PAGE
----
With people now spending well over two hours online each day, digital communications are frontier territory in general elections. As new technology develops, new digital platforms emerge and our online behaviour changes, everyone is experimenting as they mix science with creativity. It’s a very modern kind of alchemy; no one has the definitive formula to convert online content into votes, but everyone is searching for gold.
Getting digital right could have a huge impact on the long-term future of the Labour party. People now get much of their political information from online platforms, as well as traditional media. Labour has the most to gain from this disruption to the traditional gatekeepers of truth, so to make the most of this, the party should review the success of its digital experiments after the election, concentrating on the following areas: motivating supporters, persuading people, winning support and engaging the disengaged.
Some politicians are effective in motivating support using Twitter and Facebook, but other candidates still appear robotic. Citing a recent study from the Pew Research Centre in the US, Jonathan Birdwell at the think tank Demos argues: “If MPs made more effective use of a Facebook profile – to show constituents who they really are, their true views, their sense of humour, and the good work they do in the constituency and in the Commons – it could potentially help to increase trust the public’s trust in its politicians”.
Activists, too, can use the simplest tactics such as ‘doorstep selfies’ to motivate supporters to campaign again. In future elections, Labour should continue to ensure this kind of campaigning doesn’t become too cliquey. Hashtags and slogans should be as easy to understand for the friends of friends of the activist, as well as the activist herself.
Labour should also map out the digital experience of the party for new members, supporters, old timers, and those considering returning to the party. We’ve all heard the complaints about the frequency of emails asking for donations. As our understanding of digital behaviour develops, the party should take a more sophisticated approach that enables and encourages people to progress from being supporters, to activists, and beyond.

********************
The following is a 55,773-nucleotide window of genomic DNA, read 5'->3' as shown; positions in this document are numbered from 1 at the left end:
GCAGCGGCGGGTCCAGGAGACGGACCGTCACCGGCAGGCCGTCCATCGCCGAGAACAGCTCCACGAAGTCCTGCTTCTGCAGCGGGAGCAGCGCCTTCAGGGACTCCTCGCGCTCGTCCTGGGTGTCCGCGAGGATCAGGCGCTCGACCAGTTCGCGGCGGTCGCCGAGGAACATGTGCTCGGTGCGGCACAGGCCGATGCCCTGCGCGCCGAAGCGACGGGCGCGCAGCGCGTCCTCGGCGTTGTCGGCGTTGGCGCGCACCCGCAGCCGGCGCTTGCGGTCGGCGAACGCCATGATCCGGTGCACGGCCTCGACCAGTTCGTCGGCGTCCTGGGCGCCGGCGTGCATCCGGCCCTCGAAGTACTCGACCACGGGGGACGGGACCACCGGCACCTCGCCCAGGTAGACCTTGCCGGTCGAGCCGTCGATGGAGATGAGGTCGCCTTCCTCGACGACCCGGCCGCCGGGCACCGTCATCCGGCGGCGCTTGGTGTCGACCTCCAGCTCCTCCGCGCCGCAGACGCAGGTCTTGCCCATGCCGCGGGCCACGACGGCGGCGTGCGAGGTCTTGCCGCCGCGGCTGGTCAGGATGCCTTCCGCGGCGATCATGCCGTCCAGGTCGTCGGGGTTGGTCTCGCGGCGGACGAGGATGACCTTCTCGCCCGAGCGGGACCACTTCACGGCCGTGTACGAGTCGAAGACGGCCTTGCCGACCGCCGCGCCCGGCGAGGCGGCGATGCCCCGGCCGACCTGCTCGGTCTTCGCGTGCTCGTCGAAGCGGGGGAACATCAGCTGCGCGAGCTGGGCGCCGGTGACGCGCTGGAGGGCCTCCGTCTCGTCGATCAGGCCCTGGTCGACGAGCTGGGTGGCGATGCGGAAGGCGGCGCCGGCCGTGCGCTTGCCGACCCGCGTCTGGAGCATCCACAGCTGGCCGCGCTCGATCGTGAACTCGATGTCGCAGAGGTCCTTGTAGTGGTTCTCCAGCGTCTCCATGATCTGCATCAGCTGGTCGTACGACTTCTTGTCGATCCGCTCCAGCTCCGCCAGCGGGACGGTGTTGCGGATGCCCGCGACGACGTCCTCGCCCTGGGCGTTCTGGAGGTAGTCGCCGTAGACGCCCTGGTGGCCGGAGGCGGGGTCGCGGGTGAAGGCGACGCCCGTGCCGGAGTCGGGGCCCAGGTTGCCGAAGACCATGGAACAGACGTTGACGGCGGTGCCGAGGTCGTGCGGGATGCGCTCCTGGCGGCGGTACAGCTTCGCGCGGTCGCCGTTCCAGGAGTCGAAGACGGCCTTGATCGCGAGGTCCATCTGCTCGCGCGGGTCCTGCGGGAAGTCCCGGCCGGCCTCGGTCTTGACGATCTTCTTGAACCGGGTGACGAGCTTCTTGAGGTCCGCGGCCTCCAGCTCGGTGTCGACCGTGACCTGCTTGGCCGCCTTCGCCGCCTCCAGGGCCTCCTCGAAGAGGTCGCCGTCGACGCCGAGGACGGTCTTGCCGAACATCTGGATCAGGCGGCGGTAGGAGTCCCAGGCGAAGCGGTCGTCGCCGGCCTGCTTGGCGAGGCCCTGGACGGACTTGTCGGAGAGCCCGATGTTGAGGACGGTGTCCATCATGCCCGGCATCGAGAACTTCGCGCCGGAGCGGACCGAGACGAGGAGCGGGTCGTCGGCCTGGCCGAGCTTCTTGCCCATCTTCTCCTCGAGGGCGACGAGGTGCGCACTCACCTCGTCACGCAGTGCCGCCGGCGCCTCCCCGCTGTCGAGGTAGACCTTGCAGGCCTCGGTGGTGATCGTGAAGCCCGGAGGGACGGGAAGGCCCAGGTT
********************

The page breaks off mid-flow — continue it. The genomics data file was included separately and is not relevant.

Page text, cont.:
The potential of digital campaigning really hit home for me in the run up to the Scottish Referendum, when I met young CWU members who had become politicised through social media. For many, the distinction between online life, and offline life, is now irrelevant – it’s all real life. As Mike Joslin of Organise Consulting puts it: “The 2010 general election was the first social media election but 2015 will be the first digital relationship election.” To persuade and win the support of young voters, Labour will need to invest more thinking and resources into building these digital relationships as part of its long term strategy.
Digital can also be used to reach those who are disengaged from politics. Around 39 per cent of people didn’t cast their vote in the 2010 general election and the Lodestone Political Survey found that many of these people said that they would vote Labour if they voted in future. A number of important initiatives, such as the RegistHERtoVote campaign and Bite the Ballot, are using digital platforms to try to encourage more people to register to vote.
Yet reaching out to the disengaged shouldn’t be seen purely as an election campaign tactic. With levels of traditional political engagement in decline, this should be a strategic priority to secure the long-term future of the Labour party. The potential for social media micro-targeting should be further harnessed by Labour to engage with people in future elections; according to Jonathan Birdwell, “social media advertising tools can be incredibly useful for tailoring specific messages to specific groups based on demographics – or even their interests.”
Labour should bear in mind, however, that our understanding of what works is still in its infancy. In the commercial world, many brands still struggle to work out the genuine return on investment they are likely to get from promotion on social media. The same is true of politics. Post-election, the media will closely scrutinise whether the Conservative’s rumoured mega-spending on Facebook advertising was worth it – big spending doesn’t always directly lead to big successes.
As Labour gets prepared for the battles that follow the 2015 general election, its team should take time to review the digital highs and lows from this campaign. It’s only by facing up to the failures, as well as the successes, that the party will perfect its recipe for digital alchemy.
Fran O’Leary is director of strategy and innovation at Lodestone, a Co-Founder of the RegistHERtoVote Campaign, a member of Centre for the Analysis of Social Media’s network of experts and is writing in a personal capacity.
This article originally appeared in the Spring 2015 edition of the Fabian Review.